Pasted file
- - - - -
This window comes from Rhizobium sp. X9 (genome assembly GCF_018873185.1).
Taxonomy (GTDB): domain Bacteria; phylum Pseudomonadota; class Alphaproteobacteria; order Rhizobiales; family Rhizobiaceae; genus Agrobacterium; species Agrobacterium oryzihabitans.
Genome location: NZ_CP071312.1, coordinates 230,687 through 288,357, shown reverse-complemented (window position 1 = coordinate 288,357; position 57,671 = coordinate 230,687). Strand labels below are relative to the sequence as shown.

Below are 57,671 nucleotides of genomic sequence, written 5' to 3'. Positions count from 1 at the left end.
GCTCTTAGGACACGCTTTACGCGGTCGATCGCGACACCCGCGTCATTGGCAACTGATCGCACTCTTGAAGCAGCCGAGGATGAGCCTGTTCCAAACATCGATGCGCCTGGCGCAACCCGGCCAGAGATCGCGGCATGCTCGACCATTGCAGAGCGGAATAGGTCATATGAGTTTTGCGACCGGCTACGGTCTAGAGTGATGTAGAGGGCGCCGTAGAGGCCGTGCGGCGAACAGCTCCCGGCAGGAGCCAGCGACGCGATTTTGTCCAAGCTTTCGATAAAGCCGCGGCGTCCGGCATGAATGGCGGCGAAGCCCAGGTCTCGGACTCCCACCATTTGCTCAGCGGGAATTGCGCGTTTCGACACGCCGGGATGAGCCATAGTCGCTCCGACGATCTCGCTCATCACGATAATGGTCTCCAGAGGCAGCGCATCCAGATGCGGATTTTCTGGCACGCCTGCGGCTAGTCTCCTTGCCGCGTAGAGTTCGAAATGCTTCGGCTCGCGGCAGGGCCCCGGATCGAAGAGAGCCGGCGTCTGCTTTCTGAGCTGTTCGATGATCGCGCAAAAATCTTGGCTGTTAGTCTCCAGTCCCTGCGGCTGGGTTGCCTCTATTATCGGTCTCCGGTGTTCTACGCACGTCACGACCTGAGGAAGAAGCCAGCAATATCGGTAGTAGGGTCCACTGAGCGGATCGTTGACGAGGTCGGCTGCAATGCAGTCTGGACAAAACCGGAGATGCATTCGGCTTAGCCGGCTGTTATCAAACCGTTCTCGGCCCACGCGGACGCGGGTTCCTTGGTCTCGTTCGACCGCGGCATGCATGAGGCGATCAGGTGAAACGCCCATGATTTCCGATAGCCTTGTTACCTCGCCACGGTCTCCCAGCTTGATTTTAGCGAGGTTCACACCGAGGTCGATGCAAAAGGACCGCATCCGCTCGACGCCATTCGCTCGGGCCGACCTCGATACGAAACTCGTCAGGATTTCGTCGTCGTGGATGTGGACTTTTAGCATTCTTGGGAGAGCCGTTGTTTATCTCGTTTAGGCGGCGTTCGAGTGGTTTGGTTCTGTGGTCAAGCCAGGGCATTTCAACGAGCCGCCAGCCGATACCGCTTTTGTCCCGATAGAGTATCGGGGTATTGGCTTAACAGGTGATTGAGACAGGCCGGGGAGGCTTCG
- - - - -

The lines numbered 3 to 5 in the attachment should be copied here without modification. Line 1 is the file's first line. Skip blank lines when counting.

Genome location: NZ_CP071312.1, coordinates 230,687 through 288,357, shown reverse-complemented (window position 1 = coordinate 288,357; position 57,671 = coordinate 230,687). Strand labels below are relative to the sequence as shown.

Below are 57,671 nucleotides of genomic sequence, written 5' to 3'. Positions count from 1 at the left end.
GCTCTTAGGACACGCTTTACGCGGTCGATCGCGACACCCGCGTCATTGGCAACTGATCGCACTCTTGAAGCAGCCGAGGATGAGCCTGTTCCAAACATCGATGCGCCTGGCGCAACCCGGCCAGAGATCGCGGCATGCTCGACCATTGCAGAGCGGAATAGGTCATATGAGTTTTGCGACCGGCTACGGTCTAGAGTGATGTAGAGGGCGCCGTAGAGGCCGTGCGGCGAACAGCTCCCGGCAGGAGCCAGCGACGCGATTTTGTCCAAGCTTTCGATAAAGCCGCGGCGTCCGGCATGAATGGCGGCGAAGCCCAGGTCTCGGACTCCCACCATTTGCTCAGCGGGAATTGCGCGTTTCGACACGCCGGGATGAGCCATAGTCGCTCCGACGATCTCGCTCATCACGATAATGGTCTCCAGAGGCAGCGCATCCAGATGCGGATTTTCTGGCACGCCTGCGGCTAGTCTCCTTGCCGCGTAGAGTTCGAAATGCTTCGGCTCGCGGCAGGGCCCCGGATCGAAGAGAGCCGGCGTCTGCTTTCTGAGCTGTTCGATGATCGCGCAAAAATCTTGGCTGTTAGTCTCCAGTCCCTGCGGCTGGGTTGCCTCTATTATCGGTCTCCGGTGTTCTACGCACGTCACGACCTGAGGAAGAAGCCAGCAATATCGGTAGTAGGGTCCACTGAGCGGATCGTTGACGAGGTCGGCTGCAATGCAGTCTGGACAAAACCGGAGATGCATTCGGCTTAGCCGGCTGTTATCAAACCGTTCTCGGCCCACGCGGACGCGGGTTCCTTGGTCTCGTTCGACCGCGGCATGCATGAGGCGATCAGGTGAAACGCCCATGATTTCCGATAGCCTTGTTACCTCGCCACGGTCTCCCAGCTTGATTTTAGCGAGGTTCACACCGAGGTCGATGCAAAAGGACCGCATCCGCTCGACGCCATTCGCTCGGGCCGACCTCGATACGAAACTCGTCAGGATTTCGTCGTCGTGGATGTGGACTTTTAGCATTCTTGGGAGAGCCGTTGTTTATCTCGTTTAGGCGGCGTTCGAGTGGTTTGGTTCTGTGGTCAAGCCAGGGCATTTCAACGAGCCGCCAGCCGATACCGCTTTTGTCCCGATAGAGTATCGGGGTATTGGCTTAACAGGTGATTGAGACAGGCCGGGGAGGCTTCG